“We are now going to inform the EU about our analyses and follow up with the company that sold this wrongly labelled salami in Sweden,” agency spokeswoman Louise Nyholm said in a statement.
“It is unacceptable that products that are labelled halal contain pork meat. There are a lot of people who absolutely do not want to eat pork meat, so it’s important that companies take responsibility and verify that their products are not sold on false grounds,” she added.
Pork consumption is prohibited under Islam.
The agency did not disclose how much falsely marked meat had been sold or for how long it had been on the market.
The Islamic halal method of killing an animal requires its throat to be slit and the blood to be drained. The method is forbidden in Sweden because the animals are not anaesthetised before slaughter.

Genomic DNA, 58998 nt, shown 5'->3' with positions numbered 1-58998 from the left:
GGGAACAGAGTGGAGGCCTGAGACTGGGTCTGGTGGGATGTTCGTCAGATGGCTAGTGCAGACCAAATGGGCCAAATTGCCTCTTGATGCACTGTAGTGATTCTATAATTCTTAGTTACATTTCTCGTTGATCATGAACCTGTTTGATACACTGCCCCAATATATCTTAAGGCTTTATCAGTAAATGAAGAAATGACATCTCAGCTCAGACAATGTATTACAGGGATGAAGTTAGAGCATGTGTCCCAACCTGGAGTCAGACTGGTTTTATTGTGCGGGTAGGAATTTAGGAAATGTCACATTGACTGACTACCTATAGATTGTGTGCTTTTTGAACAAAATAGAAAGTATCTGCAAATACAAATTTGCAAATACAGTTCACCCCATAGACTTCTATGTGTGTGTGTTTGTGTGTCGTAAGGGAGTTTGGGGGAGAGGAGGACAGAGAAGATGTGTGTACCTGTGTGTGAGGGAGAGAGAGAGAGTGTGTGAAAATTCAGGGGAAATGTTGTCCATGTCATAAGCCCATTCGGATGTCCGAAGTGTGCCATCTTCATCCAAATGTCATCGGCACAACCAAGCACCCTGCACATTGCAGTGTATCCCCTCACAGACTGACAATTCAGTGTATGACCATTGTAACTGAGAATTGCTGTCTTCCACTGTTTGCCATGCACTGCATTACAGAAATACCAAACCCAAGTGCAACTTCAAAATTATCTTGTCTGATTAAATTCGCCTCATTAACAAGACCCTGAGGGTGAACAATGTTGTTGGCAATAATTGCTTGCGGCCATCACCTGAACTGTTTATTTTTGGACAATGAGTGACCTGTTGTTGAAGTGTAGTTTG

The food agency said the salami contained around 10 percent pork meat, far above the one-percent level usually considered as contamination.
The agency said it had tested 99 food products for pork DNA, nine of which tested positive. Eight of the samples contained less than one percent pork, and of those, seven had less than 0.1 percent.
European countries have stepped up food controls in response to the recent food scandal which saw millions of frozen ready meals pulled off supermarket shelves after tests showed meat labelled as beef contained large quantities of horsemeat.-AFP